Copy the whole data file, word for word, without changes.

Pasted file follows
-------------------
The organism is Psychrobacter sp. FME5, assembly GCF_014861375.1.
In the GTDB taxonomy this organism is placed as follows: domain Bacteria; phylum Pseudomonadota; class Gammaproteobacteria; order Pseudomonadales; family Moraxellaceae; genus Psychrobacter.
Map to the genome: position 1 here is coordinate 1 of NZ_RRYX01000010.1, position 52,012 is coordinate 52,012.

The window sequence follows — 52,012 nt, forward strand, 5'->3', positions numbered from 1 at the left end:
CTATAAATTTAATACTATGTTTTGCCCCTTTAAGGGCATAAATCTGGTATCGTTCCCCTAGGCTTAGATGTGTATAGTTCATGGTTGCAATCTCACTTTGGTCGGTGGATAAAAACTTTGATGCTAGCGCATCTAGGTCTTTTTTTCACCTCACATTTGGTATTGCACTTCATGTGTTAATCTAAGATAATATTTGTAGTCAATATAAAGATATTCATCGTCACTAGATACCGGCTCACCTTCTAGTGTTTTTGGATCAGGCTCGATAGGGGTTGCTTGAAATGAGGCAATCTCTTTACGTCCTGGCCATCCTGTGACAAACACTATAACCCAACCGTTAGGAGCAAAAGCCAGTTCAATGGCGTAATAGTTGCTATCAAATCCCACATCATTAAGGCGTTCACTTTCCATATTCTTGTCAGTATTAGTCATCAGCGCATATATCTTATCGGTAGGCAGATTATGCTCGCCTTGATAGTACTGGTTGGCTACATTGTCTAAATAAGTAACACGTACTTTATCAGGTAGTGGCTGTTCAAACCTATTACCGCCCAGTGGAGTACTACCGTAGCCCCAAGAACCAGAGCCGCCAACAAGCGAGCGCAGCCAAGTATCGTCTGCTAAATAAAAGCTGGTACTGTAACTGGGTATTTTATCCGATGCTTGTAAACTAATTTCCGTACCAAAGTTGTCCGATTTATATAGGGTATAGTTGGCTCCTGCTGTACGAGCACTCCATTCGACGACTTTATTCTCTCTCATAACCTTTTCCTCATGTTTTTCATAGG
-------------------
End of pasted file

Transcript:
The organism is Psychrobacter sp. FME5, assembly GCF_014861375.1.
In the GTDB taxonomy this organism is placed as follows: domain Bacteria; phylum Pseudomonadota; class Gammaproteobacteria; order Pseudomonadales; family Moraxellaceae; genus Psychrobacter.
Map to the genome: position 1 here is coordinate 1 of NZ_RRYX01000010.1, position 52,012 is coordinate 52,012.

The window sequence follows — 52,012 nt, forward strand, 5'->3', positions numbered from 1 at the left end:
CTATAAATTTAATACTATGTTTTGCCCCTTTAAGGGCATAAATCTGGTATCGTTCCCCTAGGCTTAGATGTGTATAGTTCATGGTTGCAATCTCACTTTGGTCGGTGGATAAAAACTTTGATGCTAGCGCATCTAGGTCTTTTTTTCACCTCACATTTGGTATTGCACTTCATGTGTTAATCTAAGATAATATTTGTAGTCAATATAAAGATATTCATCGTCACTAGATACCGGCTCACCTTCTAGTGTTTTTGGATCAGGCTCGATAGGGGTTGCTTGAAATGAGGCAATCTCTTTACGTCCTGGCCATCCTGTGACAAACACTATAACCCAACCGTTAGGAGCAAAAGCCAGTTCAATGGCGTAATAGTTGCTATCAAATCCCACATCATTAAGGCGTTCACTTTCCATATTCTTGTCAGTATTAGTCATCAGCGCATATATCTTATCGGTAGGCAGATTATGCTCGCCTTGATAGTACTGGTTGGCTACATTGTCTAAATAAGTAACACGTACTTTATCAGGTAGTGGCTGTTCAAACCTATTACCGCCCAGTGGAGTACTACCGTAGCCCCAAGAACCAGAGCCGCCAACAAGCGAGCGCAGCCAAGTATCGTCTGCTAAATAAAAGCTGGTACTGTAACTGGGTATTTTATCCGATGCTTGTAAACTAATTTCCGTACCAAAGTTGTCCGATTTATATAGGGTATAGTTGGCTCCTGCTGTACGAGCACTCCATTCGACGACTTTATTCTCTCTCATAACCTTTTCCTCATGTTTTTCATAGG